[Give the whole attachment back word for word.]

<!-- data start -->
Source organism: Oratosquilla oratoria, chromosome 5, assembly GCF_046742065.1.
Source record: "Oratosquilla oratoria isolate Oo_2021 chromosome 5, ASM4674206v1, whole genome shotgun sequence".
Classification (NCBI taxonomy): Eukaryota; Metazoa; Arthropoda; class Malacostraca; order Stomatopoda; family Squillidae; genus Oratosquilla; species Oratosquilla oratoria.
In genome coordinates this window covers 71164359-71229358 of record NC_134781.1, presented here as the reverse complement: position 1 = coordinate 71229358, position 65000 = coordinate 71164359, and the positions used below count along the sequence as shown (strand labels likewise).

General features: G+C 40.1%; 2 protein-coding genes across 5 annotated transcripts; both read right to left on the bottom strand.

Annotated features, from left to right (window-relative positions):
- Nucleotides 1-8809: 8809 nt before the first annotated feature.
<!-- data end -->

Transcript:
Source organism: Oratosquilla oratoria, chromosome 5, assembly GCF_046742065.1.
Source record: "Oratosquilla oratoria isolate Oo_2021 chromosome 5, ASM4674206v1, whole genome shotgun sequence".
Classification (NCBI taxonomy): Eukaryota; Metazoa; Arthropoda; class Malacostraca; order Stomatopoda; family Squillidae; genus Oratosquilla; species Oratosquilla oratoria.
In genome coordinates this window covers 71164359-71229358 of record NC_134781.1, presented here as the reverse complement: position 1 = coordinate 71229358, position 65000 = coordinate 71164359, and the positions used below count along the sequence as shown (strand labels likewise).

General features: G+C 40.1%; 2 protein-coding genes across 5 annotated transcripts; both read right to left on the bottom strand.

Annotated features, from left to right (window-relative positions):
- Nucleotides 1-8809: 8809 nt before the first annotated feature.